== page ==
A refurbished laptop is a great way to save some money. Unwanted returns or systems with minor cosmetic damage can save you hundreds, and because the systems are tested before being sent out are less likely to run into problems. Some companies offer their own refurbs (like the Dell Outlet store) and there are specialist refurb suppliers.

  • Try before you buy

Avoid buying a laptop without using it first if you can possibly help it. There might be something you don't like, be it the keyboard layout, position of the trackpad or even the design. Even if you don't intend to purchase anything go to a store and ask to see a demo.

Some models, particularly larger laptops with discrete graphics, can kick out a lot of heat and make a racket. They can even cause permanent marks by toasting your skin (which is why, despite the name, you shouldn't actually use a laptop on your lap). This is something to watch out for so when you're getting a demo ask them to load a high-def video or game to stress the graphics card and CPU.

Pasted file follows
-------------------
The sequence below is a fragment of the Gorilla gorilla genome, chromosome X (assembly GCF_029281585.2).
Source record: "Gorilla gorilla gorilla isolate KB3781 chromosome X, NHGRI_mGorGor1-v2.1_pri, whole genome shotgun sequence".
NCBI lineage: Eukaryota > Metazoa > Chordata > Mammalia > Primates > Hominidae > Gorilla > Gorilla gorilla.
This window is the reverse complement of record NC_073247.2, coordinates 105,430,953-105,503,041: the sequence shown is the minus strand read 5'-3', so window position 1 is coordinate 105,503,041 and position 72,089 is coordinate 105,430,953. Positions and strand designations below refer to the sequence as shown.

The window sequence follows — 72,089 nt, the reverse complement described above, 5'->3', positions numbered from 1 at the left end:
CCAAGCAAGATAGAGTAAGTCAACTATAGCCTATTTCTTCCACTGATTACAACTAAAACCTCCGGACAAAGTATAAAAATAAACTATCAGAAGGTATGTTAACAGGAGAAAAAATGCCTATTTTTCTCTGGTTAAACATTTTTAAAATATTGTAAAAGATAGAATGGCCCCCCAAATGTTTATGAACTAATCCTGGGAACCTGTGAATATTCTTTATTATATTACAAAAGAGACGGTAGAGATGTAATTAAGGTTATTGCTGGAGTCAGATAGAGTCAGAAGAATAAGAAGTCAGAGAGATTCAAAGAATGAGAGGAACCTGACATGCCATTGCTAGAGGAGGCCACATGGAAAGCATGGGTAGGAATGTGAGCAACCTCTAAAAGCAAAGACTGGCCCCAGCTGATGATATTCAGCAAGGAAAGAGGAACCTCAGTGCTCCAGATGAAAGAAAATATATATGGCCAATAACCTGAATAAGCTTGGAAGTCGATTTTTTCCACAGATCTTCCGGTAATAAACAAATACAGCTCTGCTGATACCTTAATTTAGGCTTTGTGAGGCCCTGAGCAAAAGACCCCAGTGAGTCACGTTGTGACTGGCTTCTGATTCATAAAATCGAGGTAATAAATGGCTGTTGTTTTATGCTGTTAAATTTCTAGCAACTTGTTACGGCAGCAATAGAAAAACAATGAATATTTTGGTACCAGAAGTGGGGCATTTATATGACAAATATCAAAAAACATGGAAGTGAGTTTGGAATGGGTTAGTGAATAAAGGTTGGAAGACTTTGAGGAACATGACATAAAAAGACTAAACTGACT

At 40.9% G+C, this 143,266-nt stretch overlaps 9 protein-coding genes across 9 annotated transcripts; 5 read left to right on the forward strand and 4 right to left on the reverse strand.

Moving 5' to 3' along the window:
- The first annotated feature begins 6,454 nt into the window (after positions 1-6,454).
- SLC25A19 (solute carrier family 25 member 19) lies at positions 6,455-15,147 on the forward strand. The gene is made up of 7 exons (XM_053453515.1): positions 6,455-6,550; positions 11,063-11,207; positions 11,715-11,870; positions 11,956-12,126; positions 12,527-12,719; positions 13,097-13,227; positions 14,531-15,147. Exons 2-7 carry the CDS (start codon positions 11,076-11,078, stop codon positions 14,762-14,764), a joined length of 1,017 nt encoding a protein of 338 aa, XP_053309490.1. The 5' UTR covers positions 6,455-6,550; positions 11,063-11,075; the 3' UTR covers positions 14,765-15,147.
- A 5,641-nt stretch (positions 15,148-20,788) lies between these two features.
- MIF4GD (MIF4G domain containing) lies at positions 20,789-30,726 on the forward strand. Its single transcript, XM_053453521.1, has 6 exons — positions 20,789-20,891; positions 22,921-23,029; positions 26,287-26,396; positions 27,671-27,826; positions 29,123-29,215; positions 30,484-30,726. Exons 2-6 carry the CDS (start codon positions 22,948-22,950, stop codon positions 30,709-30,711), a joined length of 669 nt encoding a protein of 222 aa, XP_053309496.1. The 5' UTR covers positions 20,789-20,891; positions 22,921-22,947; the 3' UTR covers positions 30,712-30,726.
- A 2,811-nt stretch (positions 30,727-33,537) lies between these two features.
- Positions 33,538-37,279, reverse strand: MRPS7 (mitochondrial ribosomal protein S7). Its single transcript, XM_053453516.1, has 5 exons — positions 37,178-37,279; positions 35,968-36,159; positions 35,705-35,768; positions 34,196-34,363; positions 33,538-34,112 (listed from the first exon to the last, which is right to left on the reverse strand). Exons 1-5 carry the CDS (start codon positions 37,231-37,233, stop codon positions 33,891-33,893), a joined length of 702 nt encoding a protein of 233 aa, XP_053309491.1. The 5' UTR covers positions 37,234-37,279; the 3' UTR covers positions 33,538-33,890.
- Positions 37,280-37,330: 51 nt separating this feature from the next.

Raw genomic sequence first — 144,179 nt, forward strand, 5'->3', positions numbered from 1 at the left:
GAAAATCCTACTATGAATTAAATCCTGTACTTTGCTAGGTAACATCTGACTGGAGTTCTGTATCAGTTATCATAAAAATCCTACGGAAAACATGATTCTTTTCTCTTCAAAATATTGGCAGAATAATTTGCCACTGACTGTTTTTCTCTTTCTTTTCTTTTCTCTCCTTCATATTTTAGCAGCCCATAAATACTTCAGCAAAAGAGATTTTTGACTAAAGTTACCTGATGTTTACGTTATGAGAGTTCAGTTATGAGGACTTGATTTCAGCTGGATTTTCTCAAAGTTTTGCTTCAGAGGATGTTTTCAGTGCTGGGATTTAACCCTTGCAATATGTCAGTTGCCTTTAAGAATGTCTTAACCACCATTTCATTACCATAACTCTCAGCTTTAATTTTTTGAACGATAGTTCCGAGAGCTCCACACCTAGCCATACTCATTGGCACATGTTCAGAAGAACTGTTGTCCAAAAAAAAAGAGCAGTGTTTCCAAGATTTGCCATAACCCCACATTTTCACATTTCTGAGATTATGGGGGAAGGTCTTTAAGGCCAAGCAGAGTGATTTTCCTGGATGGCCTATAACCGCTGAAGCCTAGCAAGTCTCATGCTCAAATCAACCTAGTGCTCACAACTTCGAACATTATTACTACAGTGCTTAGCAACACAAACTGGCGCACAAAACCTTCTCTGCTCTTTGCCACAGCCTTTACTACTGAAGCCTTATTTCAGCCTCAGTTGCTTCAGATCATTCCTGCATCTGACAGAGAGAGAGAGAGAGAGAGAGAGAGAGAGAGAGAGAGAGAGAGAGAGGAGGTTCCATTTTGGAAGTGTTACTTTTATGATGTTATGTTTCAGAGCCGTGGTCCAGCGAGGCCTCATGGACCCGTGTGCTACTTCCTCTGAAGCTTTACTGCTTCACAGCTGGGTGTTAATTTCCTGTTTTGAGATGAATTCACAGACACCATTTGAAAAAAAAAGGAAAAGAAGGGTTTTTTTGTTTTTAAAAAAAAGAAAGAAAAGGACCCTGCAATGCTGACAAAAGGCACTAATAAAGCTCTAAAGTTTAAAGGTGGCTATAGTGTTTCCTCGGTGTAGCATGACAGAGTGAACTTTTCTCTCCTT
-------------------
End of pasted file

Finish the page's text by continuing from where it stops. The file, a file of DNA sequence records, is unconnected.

Netbooks are increasingly being bundled in with dongles instead of laptops and it's important to know exactly how they differ from a laptop as you don't want to end up saddled with the wrong type of computer. If you don't know why it matters we have a blog post which helpfully explains the difference.

While netbooks are very light and portable they are also much slower and a little more awkward to use than laptops.

Being largely used for internet and work the keyboard is among the most important components, but as it's so small the keyboard will be a compromise with some common buttons relegated to secondary functions.

Once again we highly recommend trying before you buy, just go into a computer store and tap away on the display models. Look at the button layout and make sure the keyboard feels firm and responsive.

In terms of doesn't really matter. So long as your netbook isn't one of those ridiculous dirt-cheap Windows CE toys and runs Windows XP or 7 with 1-2GB RAM, the other specs don't matter that much.

Almost every netbook right now will have an Intel processor, at least 160GB hard drive and a screen of between 10-12 inches. Look at hardware review sites and you'll find benchmark results, but the fact is this is almost completely irrelevant as notebooks are not suited for anything more than web browsing or word processing. Even the fastest system will collapse under the weight of a video editor or vaguely modern game.

The only metric worth noting is battery life. This is obviously hugely important, and along with the keyboard should be the main thing that shapes your decision. Some can run 10 hours or more, which is enormously useful. Do not buy any netbook until you have checked reviews to get an idea of battery life.